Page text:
One player who had an even bigger summer than MacPhee was former Main Event champ Jonathan Duhamel. The Canadian won the $111,111 One Drop for just shy of $4 million this summer in Las Vegas and further flexed his high-rolling muscle in the WSOP Europe High Roller, topping a field of 64 for a €554,395 score. He may not have had to beat many, but the final table included some of the toughest players on the planet, such as Fedor Holz and Mustapha Kanit.

In an era when many Main Event champions had faded from view or just rested on their laurels in semi-retirement, Duhamel has continued to grind at a high level. He has nearly equaled his $8.9 million Main Event cash with north of $8.3 million in the years since.

3. Coca Cleared By WSOP?

Each summer at the WSOP, there are inevitable issues that crop up. This year saw one of the most serious ever as a firestorm of controversy surrounded the $10,000 Heads-Up Championship.

The event, eventually won by Keith Lehr, saw a group of players accuse fifth-place finisher Valeriu Coca of cheating. The Moldavian, apparently unaware or unfazed by the controversy, could be found casually playing Chinese poker in the Pavilion afterward. He laughed off the accusations in an interview with PokerNews.

"They are not gentlemen," he said. "They lose and they think they must have been cheated. They are just looking for a way to explain why such strong players would lose to a much weaker one."

He expressed confidence that an investigation would clear his name. He also denied reports that the WSOP had confiscated his payout, which is strange because the recent statement from the WSOP said that Coca could now receive his payout.

All in all, the sparse statement is a fairly unsatisfying ending to a strange situation.

4. EPT Malta Underway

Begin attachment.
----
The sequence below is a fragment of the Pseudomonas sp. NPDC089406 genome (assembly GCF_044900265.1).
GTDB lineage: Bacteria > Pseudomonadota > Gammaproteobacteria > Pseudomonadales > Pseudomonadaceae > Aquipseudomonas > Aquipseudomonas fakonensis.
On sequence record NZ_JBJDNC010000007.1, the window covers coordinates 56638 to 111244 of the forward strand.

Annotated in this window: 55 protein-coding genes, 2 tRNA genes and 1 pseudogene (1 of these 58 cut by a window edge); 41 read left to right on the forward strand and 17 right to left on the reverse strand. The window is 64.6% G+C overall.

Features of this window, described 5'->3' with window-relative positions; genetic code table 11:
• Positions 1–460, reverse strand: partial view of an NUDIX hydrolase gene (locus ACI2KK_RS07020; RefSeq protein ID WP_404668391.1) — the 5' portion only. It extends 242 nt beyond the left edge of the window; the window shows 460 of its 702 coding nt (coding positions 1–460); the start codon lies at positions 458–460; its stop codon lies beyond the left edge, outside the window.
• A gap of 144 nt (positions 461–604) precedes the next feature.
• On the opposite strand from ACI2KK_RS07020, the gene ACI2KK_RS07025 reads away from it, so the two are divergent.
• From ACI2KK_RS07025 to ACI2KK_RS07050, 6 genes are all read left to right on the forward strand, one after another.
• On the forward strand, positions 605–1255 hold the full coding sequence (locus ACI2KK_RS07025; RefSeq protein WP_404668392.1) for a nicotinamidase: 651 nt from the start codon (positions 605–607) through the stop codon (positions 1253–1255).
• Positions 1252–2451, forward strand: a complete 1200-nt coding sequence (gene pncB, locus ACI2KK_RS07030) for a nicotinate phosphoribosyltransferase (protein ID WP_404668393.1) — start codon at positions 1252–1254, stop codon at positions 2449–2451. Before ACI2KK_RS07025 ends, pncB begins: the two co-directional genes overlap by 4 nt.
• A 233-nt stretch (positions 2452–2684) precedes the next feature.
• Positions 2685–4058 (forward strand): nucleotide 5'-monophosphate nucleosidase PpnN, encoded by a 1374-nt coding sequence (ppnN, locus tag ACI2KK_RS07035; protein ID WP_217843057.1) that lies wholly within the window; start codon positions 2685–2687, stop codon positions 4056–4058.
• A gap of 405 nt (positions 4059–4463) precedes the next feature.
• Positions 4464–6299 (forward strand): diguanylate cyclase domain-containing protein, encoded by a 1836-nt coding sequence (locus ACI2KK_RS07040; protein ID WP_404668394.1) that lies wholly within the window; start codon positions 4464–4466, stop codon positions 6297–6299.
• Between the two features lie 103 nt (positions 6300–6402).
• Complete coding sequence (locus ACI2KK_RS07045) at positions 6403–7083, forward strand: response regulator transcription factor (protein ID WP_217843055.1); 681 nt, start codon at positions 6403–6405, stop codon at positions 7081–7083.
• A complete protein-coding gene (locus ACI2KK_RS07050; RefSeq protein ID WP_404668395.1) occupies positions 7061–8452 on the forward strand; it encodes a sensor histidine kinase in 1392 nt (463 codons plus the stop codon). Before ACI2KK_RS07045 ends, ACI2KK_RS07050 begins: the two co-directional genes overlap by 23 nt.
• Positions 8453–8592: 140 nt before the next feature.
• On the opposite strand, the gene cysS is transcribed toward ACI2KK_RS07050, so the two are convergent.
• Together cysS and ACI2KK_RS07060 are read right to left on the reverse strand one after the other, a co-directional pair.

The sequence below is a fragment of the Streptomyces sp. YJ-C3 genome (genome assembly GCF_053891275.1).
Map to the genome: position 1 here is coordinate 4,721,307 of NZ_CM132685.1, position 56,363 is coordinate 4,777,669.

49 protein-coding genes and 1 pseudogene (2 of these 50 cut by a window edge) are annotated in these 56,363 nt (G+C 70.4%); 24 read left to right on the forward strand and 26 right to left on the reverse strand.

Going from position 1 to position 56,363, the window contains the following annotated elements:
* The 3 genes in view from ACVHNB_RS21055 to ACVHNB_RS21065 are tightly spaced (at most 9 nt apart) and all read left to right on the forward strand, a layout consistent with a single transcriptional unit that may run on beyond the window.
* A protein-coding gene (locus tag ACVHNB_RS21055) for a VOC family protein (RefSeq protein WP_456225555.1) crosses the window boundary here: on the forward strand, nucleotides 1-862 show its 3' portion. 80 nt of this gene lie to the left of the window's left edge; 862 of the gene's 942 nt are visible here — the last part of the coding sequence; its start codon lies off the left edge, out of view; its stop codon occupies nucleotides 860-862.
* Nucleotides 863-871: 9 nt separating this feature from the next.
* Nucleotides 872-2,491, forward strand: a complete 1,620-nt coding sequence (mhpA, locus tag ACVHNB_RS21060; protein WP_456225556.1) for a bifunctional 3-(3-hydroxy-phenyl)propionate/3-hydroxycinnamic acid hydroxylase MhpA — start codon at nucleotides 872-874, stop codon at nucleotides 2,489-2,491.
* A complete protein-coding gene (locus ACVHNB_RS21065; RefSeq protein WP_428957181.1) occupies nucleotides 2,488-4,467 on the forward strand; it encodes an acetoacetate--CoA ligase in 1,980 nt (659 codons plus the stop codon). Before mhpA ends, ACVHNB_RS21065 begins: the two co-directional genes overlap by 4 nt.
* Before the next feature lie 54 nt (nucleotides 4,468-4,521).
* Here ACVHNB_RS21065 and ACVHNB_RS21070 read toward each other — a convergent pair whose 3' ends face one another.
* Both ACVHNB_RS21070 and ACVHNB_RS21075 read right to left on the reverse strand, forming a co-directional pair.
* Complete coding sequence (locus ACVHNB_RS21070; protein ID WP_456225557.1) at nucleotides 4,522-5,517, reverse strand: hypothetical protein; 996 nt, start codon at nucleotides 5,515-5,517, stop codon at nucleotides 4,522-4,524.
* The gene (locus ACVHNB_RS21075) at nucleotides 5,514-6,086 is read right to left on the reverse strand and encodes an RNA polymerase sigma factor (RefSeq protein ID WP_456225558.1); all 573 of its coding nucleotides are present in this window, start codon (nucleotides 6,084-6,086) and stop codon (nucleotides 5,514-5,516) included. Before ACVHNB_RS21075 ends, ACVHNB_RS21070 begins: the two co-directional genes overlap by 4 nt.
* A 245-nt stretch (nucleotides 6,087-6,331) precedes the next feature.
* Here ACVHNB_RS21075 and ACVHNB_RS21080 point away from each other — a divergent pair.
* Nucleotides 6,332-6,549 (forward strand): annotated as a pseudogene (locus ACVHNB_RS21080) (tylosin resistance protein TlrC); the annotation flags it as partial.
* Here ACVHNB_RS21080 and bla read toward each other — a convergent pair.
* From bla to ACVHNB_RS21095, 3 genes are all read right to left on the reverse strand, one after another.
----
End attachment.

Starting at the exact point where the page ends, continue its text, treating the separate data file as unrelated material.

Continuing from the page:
EPT Malta is now in full swing, where the Main Event has already gotten well into Day 4. At the time of writing, just 16/651 runners remain in contention for the €602,400 first-place prize. There, Sam Greenwood, Niall Farrell, and Kitty Kuo are some of the headliners, though all three trail Alexander Ivarsson and his stack of more than 100 big blinds.

As for some of the notable events that have already ended, a couple of the usual suspects shipped two of the high roller events. Mike "Timex" McDonald pocketed just short of €500,000 in the €25,000 High Roller, while Steve O'Dwyer took down the €10,200 Single-Day High Roller for €327,030. The two high-rolling bosses continue to pile up the winnings, with Timex moving north of $12,000,000 in career live cashes in addition to his vast online earnings, while O'Dwyer is now creeping up on $11,000,000 in cashes.

The high roller events are always some of the most fun events to follow, and you can check out coverage of the €10,000 High Roller — led by phenom Adrian Mateos — and the Main Event by clicking here.

5. Another Poker Fight Booked

First, we had Lex Veldhuis vs. Bertrand "ElkY" Grospellier, and now we're apparently getting Olivier Busquet vs. JC Alvarado.

Busquet put out a call for challengers on Twitter and Alvarado answered the call, and the two have agreed to meet in a mixed martial arts scrap next April. Alvarado has apparently had some training as he identified himself as having reached blue belt level in Brazilian jiu-jitsu. Busquet meanwhile, will appear to have a size advantage as he will apparently be allowed to weigh in about 22 pounds heavier than his foe.

As an avid combat sports fan, I for one can't wait to see this go down. The two combatants apparently view the odds as relatively even since Busquet is putting up $120,000 against Alvarado's $150,000. Without knowing much about Busquet's background in combat sports, I'd be inclined to agree. Alvarado may be the more experienced practitioner, but six months can fit in a lot of training for a motivated athlete. And size advantages can go a long way if skill level is relatively even.

Hitting the pads is great, but whoever gets their grappling chops the sharpest will probably take it. I've seen a good amount of lower-level MMA, and the ground is where these tend to be decided.

What do you think?